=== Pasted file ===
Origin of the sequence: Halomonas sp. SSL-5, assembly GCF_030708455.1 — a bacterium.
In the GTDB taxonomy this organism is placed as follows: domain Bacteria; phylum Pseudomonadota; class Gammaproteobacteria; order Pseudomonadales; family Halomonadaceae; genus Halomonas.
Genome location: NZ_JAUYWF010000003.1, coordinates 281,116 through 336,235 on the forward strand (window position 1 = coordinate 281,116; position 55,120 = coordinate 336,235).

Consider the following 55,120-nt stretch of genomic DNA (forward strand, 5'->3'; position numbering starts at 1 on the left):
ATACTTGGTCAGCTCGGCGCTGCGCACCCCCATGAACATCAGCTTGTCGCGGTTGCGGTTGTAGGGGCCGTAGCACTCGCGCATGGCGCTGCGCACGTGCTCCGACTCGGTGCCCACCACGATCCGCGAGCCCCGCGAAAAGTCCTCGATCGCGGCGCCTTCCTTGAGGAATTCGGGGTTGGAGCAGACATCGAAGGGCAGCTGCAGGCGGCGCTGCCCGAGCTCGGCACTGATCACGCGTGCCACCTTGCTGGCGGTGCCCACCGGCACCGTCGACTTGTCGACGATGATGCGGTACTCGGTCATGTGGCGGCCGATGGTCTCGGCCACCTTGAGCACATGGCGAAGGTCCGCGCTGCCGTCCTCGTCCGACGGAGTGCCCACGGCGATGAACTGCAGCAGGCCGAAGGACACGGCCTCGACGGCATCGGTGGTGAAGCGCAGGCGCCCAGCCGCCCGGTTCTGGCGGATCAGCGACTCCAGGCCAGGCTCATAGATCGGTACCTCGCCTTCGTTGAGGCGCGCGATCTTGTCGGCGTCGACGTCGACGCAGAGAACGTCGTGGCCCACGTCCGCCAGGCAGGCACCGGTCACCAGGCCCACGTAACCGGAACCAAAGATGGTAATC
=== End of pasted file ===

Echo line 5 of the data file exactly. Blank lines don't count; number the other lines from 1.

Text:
ATACTTGGTCAGCTCGGCGCTGCGCACCCCCATGAACATCAGCTTGTCGCGGTTGCGGTTGTAGGGGCCGTAGCACTCGCGCATGGCGCTGCGCACGTGCTCCGACTCGGTGCCCACCACGATCCGCGAGCCCCGCGAAAAGTCCTCGATCGCGGCGCCTTCCTTGAGGAATTCGGGGTTGGAGCAGACATCGAAGGGCAGCTGCAGGCGGCGCTGCCCGAGCTCGGCACTGATCACGCGTGCCACCTTGCTGGCGGTGCCCACCGGCACCGTCGACTTGTCGACGATGATGCGGTACTCGGTCATGTGGCGGCCGATGGTCTCGGCCACCTTGAGCACATGGCGAAGGTCCGCGCTGCCGTCCTCGTCCGACGGAGTGCCCACGGCGATGAACTGCAGCAGGCCGAAGGACACGGCCTCGACGGCATCGGTGGTGAAGCGCAGGCGCCCAGCCGCCCGGTTCTGGCGGATCAGCGACTCCAGGCCAGGCTCATAGATCGGTACCTCGCCTTCGTTGAGGCGCGCGATCTTGTCGGCGTCGACGTCGACGCAGAGAACGTCGTGGCCCACGTCCGCCAGGCAGGCACCGGTCACCAGGCCCACGTAACCGGAACCAAAGATGGTAATC